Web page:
The trading community is relentless in its pursuit to find out how and why the market turns. Bull and bear markets surge relentlessly along their path until one day they reverse course and set sail in an entirely new direction, never looking back. Markets march to their own drummer with a language all their own.
Certainly, fundamental valuations play their part in determining where we might be in the cycle. A price/earnings ratio can tell us whether the market, or particular stock, is cheap or expensive at a specific point in time, but it has zero capability of telling us when the turn will come.
To solve this riddle, many turn to technical analysis. Technical analysis is the study of price patterns and the visual representation of emotion in the market. Examples of key technical tools are moving averages, trendlines and Andrew’s pitchfork. While these are important indicators, markets can and will overshoot their technical target, and the study of patterns can give us only a rough idea of when and where a market might turn.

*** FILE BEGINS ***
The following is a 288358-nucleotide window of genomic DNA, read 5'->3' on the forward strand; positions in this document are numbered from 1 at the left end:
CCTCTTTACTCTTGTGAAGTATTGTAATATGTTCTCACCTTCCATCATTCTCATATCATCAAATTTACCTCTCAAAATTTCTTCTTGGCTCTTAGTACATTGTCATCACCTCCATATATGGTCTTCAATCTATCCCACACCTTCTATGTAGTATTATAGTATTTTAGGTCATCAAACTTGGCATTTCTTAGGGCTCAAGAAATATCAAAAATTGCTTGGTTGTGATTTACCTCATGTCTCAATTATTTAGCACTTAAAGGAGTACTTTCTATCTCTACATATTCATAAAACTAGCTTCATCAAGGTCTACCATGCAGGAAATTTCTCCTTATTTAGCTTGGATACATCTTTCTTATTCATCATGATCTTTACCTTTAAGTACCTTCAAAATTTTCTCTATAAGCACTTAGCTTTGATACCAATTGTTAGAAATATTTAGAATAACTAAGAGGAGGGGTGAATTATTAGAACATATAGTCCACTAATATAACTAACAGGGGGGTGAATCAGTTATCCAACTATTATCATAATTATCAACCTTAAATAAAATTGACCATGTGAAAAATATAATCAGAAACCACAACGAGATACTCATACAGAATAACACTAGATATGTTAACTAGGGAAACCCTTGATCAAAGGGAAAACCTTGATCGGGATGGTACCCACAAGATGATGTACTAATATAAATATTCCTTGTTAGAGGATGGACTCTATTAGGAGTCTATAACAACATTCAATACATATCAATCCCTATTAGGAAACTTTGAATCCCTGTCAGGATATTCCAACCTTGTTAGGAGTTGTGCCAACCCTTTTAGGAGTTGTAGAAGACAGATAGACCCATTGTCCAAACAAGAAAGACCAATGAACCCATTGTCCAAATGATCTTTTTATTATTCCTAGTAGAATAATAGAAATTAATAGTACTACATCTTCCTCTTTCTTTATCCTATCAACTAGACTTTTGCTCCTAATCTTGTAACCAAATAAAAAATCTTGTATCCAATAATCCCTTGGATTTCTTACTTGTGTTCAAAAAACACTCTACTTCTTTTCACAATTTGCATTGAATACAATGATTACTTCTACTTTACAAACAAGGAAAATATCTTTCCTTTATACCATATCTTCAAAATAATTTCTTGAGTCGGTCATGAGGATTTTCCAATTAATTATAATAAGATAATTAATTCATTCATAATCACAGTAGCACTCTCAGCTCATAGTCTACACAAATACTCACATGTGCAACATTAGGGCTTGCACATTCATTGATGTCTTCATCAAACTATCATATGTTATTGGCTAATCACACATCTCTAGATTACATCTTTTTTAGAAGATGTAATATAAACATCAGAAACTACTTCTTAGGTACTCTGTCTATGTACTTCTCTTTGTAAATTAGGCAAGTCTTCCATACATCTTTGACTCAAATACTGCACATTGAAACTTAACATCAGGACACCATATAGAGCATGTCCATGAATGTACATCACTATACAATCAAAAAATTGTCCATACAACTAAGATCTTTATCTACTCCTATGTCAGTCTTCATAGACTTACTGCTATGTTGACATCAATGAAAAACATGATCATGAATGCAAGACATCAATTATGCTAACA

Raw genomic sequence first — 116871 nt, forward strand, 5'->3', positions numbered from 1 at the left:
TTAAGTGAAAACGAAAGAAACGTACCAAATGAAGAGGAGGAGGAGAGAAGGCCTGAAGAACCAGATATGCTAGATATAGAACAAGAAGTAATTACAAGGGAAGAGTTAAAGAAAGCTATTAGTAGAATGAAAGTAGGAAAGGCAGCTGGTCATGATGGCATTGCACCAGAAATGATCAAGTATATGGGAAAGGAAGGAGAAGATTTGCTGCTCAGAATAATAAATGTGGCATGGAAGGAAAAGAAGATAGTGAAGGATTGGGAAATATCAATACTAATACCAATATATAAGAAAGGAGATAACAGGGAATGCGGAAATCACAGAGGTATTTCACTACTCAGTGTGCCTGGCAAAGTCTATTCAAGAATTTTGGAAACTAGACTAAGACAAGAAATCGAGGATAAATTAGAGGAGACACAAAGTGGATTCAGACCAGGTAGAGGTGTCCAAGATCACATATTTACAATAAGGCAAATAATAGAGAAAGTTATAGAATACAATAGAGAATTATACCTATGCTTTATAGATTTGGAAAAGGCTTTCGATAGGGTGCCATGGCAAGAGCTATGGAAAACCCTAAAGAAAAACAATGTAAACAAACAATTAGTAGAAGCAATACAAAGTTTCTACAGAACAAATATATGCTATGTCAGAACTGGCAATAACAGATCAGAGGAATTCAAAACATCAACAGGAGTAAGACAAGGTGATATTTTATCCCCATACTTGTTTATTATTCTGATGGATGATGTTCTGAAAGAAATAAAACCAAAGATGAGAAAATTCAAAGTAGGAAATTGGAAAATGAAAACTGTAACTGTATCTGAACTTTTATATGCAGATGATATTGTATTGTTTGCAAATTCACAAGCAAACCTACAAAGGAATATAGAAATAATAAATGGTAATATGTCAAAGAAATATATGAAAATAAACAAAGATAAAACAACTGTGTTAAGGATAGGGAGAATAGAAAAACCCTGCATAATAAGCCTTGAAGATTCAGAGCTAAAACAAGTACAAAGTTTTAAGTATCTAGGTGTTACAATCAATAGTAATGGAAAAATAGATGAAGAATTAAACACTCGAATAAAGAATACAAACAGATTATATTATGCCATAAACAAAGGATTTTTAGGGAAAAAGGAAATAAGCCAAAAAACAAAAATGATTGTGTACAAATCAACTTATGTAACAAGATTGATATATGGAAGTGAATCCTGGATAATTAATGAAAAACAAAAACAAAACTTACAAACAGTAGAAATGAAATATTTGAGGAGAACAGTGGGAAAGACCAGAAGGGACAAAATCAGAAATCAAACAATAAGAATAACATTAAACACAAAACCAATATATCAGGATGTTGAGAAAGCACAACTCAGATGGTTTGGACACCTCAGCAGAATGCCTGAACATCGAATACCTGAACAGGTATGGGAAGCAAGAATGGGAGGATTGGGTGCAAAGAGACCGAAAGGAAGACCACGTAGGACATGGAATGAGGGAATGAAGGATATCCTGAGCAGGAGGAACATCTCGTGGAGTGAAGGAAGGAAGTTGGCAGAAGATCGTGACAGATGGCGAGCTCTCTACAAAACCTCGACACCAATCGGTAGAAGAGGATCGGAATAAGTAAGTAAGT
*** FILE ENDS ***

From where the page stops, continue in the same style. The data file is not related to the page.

So if fundamental and traditional technical analysis can’t nail the turn consistently, what can?
One class of analysis methods that works over time involves the studies of W.D. Gann. These techniques have proven instrumental in pinpointing and explaining market tops and bottoms. While it’s not always clear why a time and price symmetry identified a market turn, such symmetries do indeed exist. Gann, a well-known analyst from the first half of the 20th century, considered the squaring of price and time his most important discovery. He called it range and time squared.
In short, when the duration of a move squares with the extent of a move, price trends tend to change. On that high level, it’s simple. However, the proper application can be tricky. In “W.D. Gann’s master forecasting methods,” (February 2011) we examined several aspects of Gann analysis. Here, we’ll delve deeper into time and price studies.